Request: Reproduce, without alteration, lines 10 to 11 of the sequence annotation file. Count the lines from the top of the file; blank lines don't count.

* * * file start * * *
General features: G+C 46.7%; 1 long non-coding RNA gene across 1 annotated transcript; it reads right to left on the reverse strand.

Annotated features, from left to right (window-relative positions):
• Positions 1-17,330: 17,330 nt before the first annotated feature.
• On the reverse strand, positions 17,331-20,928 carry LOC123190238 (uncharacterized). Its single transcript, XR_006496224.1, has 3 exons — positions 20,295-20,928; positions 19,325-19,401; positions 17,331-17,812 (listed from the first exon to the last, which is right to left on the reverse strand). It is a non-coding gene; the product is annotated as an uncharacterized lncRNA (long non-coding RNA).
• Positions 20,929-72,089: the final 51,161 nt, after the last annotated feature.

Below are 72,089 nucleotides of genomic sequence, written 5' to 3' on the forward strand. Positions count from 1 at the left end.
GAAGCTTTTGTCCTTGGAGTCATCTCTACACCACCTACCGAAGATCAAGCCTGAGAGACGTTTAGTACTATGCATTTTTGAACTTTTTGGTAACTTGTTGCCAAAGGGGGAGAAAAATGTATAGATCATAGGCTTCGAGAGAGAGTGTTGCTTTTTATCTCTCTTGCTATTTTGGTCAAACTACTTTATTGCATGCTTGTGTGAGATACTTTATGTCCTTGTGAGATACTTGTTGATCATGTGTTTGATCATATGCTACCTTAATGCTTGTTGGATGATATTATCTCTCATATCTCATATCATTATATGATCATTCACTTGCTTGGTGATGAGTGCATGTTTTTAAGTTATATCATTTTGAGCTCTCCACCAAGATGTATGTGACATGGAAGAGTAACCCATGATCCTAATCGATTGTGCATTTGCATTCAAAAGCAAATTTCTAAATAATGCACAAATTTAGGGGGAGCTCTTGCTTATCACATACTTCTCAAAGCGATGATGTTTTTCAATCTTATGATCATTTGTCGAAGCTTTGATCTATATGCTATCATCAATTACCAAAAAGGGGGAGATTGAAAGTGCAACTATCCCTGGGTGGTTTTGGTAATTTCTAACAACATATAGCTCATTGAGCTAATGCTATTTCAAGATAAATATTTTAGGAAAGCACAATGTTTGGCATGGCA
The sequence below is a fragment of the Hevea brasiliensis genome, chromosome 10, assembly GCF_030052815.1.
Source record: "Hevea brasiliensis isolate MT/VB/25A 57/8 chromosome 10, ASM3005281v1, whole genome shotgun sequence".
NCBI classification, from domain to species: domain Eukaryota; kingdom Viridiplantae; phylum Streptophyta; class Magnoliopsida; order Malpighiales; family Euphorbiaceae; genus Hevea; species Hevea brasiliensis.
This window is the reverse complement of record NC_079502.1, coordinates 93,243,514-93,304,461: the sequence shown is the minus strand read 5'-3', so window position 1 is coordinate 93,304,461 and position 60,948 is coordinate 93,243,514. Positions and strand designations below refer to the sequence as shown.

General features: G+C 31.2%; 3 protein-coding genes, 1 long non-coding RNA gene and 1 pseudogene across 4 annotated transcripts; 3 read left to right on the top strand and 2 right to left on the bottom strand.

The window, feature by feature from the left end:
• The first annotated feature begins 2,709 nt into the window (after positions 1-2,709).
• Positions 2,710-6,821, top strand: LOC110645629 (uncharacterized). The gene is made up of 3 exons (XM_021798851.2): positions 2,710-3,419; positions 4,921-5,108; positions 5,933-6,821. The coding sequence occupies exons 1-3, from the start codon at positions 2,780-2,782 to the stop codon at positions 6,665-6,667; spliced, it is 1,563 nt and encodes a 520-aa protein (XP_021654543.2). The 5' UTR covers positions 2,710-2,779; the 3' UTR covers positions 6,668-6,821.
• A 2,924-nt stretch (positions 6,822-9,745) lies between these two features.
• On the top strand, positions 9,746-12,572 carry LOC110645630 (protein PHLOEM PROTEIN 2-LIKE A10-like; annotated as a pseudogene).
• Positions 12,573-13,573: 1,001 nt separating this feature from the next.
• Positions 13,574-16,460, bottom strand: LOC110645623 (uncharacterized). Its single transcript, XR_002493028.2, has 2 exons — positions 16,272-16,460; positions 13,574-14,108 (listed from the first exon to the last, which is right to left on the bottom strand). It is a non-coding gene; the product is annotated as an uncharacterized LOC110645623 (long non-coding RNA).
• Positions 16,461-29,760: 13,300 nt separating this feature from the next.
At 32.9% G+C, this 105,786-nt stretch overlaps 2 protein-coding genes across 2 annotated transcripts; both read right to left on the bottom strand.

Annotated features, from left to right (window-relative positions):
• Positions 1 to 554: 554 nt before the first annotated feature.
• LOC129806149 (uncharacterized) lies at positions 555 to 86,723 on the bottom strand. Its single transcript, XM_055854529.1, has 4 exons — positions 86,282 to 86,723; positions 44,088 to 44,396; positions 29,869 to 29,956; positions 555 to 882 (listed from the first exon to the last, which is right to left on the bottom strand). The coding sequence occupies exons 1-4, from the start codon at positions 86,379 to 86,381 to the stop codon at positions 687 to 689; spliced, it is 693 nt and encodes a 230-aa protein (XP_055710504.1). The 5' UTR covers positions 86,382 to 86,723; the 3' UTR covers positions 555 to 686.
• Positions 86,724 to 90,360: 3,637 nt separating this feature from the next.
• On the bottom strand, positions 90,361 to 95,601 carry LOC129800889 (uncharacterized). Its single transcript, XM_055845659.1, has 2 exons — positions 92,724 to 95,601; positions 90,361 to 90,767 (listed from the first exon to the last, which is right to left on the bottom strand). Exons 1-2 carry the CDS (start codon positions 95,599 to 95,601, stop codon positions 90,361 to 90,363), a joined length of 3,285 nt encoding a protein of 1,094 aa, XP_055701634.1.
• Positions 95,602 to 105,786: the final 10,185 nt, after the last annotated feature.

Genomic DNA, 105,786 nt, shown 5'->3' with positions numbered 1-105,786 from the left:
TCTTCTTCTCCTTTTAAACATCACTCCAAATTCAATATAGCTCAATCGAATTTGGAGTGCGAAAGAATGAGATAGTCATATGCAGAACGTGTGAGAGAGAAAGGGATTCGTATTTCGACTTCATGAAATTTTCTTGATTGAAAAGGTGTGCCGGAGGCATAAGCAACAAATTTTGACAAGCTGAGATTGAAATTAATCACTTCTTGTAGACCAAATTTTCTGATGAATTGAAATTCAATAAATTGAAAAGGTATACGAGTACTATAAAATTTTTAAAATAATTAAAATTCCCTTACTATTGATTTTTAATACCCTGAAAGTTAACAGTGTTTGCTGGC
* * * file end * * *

NCBI classification, from domain to species: domain Eukaryota; kingdom Viridiplantae; phylum Streptophyta; class Magnoliopsida; order Malpighiales; family Euphorbiaceae; genus Hevea; species Hevea brasiliensis.
This window is the reverse complement of record NC_079502.1, coordinates 93,243,514-93,304,461: the sequence shown is the minus strand read 5'-3', so window position 1 is coordinate 93,304,461 and position 60,948 is coordinate 93,243,514. Positions and strand designations below refer to the sequence as shown.